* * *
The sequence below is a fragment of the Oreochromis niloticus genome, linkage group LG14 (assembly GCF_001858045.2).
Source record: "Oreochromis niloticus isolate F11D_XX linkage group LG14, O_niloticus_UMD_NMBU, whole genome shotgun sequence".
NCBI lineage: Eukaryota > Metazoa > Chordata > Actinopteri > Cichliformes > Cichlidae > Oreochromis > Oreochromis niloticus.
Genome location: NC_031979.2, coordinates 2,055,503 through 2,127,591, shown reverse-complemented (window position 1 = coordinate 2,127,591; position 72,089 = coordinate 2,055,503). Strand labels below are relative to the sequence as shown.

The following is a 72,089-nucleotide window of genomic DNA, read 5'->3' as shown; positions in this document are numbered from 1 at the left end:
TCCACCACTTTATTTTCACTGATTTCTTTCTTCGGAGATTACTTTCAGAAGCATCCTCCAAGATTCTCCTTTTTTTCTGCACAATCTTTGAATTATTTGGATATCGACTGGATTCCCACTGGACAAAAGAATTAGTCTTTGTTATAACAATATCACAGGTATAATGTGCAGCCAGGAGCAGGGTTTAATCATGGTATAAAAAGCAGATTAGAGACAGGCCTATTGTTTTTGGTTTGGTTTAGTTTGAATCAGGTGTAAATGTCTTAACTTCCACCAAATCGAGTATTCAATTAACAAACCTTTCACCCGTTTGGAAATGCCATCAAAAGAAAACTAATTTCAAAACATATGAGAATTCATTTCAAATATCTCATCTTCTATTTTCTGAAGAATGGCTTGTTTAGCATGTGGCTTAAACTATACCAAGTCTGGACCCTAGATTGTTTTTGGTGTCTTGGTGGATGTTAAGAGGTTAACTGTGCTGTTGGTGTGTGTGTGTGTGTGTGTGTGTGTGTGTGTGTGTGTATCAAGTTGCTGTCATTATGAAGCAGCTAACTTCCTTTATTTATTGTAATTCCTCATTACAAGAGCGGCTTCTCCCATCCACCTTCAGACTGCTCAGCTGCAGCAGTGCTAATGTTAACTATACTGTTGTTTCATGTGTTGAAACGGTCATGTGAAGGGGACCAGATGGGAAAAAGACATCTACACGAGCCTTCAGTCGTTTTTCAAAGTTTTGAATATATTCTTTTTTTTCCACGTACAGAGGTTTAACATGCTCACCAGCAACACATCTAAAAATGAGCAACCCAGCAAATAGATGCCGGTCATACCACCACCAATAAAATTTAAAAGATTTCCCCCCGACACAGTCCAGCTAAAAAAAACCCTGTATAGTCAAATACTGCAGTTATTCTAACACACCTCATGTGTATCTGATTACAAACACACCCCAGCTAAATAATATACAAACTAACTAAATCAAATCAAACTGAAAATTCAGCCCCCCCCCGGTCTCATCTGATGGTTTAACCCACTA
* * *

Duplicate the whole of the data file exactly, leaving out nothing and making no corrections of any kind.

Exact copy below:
The sequence below is a fragment of the Oreochromis niloticus genome, linkage group LG14 (assembly GCF_001858045.2).
Source record: "Oreochromis niloticus isolate F11D_XX linkage group LG14, O_niloticus_UMD_NMBU, whole genome shotgun sequence".
NCBI lineage: Eukaryota > Metazoa > Chordata > Actinopteri > Cichliformes > Cichlidae > Oreochromis > Oreochromis niloticus.
Genome location: NC_031979.2, coordinates 2,055,503 through 2,127,591, shown reverse-complemented (window position 1 = coordinate 2,127,591; position 72,089 = coordinate 2,055,503). Strand labels below are relative to the sequence as shown.

The following is a 72,089-nucleotide window of genomic DNA, read 5'->3' as shown; positions in this document are numbered from 1 at the left end:
TCCACCACTTTATTTTCACTGATTTCTTTCTTCGGAGATTACTTTCAGAAGCATCCTCCAAGATTCTCCTTTTTTTCTGCACAATCTTTGAATTATTTGGATATCGACTGGATTCCCACTGGACAAAAGAATTAGTCTTTGTTATAACAATATCACAGGTATAATGTGCAGCCAGGAGCAGGGTTTAATCATGGTATAAAAAGCAGATTAGAGACAGGCCTATTGTTTTTGGTTTGGTTTAGTTTGAATCAGGTGTAAATGTCTTAACTTCCACCAAATCGAGTATTCAATTAACAAACCTTTCACCCGTTTGGAAATGCCATCAAAAGAAAACTAATTTCAAAACATATGAGAATTCATTTCAAATATCTCATCTTCTATTTTCTGAAGAATGGCTTGTTTAGCATGTGGCTTAAACTATACCAAGTCTGGACCCTAGATTGTTTTTGGTGTCTTGGTGGATGTTAAGAGGTTAACTGTGCTGTTGGTGTGTGTGTGTGTGTGTGTGTGTGTGTGTGTGTGTGTATCAAGTTGCTGTCATTATGAAGCAGCTAACTTCCTTTATTTATTGTAATTCCTCATTACAAGAGCGGCTTCTCCCATCCACCTTCAGACTGCTCAGCTGCAGCAGTGCTAATGTTAACTATACTGTTGTTTCATGTGTTGAAACGGTCATGTGAAGGGGACCAGATGGGAAAAAGACATCTACACGAGCCTTCAGTCGTTTTTCAAAGTTTTGAATATATTCTTTTTTTTCCACGTACAGAGGTTTAACATGCTCACCAGCAACACATCTAAAAATGAGCAACCCAGCAAATAGATGCCGGTCATACCACCACCAATAAAATTTAAAAGATTTCCCCCCGACACAGTCCAGCTAAAAAAAACCCTGTATAGTCAAATACTGCAGTTATTCTAACACACCTCATGTGTATCTGATTACAAACACACCCCAGCTAAATAATATACAAACTAACTAAATCAAATCAAACTGAAAATTCAGCCCCCCCCCGGTCTCATCTGATGGTTTAACCCACTA